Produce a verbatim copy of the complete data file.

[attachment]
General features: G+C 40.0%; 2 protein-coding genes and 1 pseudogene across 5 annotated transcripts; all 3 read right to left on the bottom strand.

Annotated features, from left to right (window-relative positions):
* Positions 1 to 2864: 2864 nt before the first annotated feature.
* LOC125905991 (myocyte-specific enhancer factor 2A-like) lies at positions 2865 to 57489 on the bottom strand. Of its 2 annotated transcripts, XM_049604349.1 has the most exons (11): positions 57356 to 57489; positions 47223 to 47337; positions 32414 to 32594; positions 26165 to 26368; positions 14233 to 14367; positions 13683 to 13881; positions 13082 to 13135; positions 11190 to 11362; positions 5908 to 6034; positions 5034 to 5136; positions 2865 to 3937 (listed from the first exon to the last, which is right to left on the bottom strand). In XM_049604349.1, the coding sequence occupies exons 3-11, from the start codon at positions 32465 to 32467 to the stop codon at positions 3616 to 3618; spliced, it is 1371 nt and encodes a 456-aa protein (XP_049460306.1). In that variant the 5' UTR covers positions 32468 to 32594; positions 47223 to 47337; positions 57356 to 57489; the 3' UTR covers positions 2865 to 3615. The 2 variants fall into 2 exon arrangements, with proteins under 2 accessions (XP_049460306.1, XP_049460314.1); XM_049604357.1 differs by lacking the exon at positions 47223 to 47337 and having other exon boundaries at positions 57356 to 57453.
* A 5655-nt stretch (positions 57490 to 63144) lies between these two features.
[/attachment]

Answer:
General features: G+C 40.0%; 2 protein-coding genes and 1 pseudogene across 5 annotated transcripts; all 3 read right to left on the bottom strand.

Annotated features, from left to right (window-relative positions):
* Positions 1 to 2864: 2864 nt before the first annotated feature.
* LOC125905991 (myocyte-specific enhancer factor 2A-like) lies at positions 2865 to 57489 on the bottom strand. Of its 2 annotated transcripts, XM_049604349.1 has the most exons (11): positions 57356 to 57489; positions 47223 to 47337; positions 32414 to 32594; positions 26165 to 26368; positions 14233 to 14367; positions 13683 to 13881; positions 13082 to 13135; positions 11190 to 11362; positions 5908 to 6034; positions 5034 to 5136; positions 2865 to 3937 (listed from the first exon to the last, which is right to left on the bottom strand). In XM_049604349.1, the coding sequence occupies exons 3-11, from the start codon at positions 32465 to 32467 to the stop codon at positions 3616 to 3618; spliced, it is 1371 nt and encodes a 456-aa protein (XP_049460306.1). In that variant the 5' UTR covers positions 32468 to 32594; positions 47223 to 47337; positions 57356 to 57489; the 3' UTR covers positions 2865 to 3615. The 2 variants fall into 2 exon arrangements, with proteins under 2 accessions (XP_049460306.1, XP_049460314.1); XM_049604357.1 differs by lacking the exon at positions 47223 to 47337 and having other exon boundaries at positions 57356 to 57453.
* A 5655-nt stretch (positions 57490 to 63144) lies between these two features.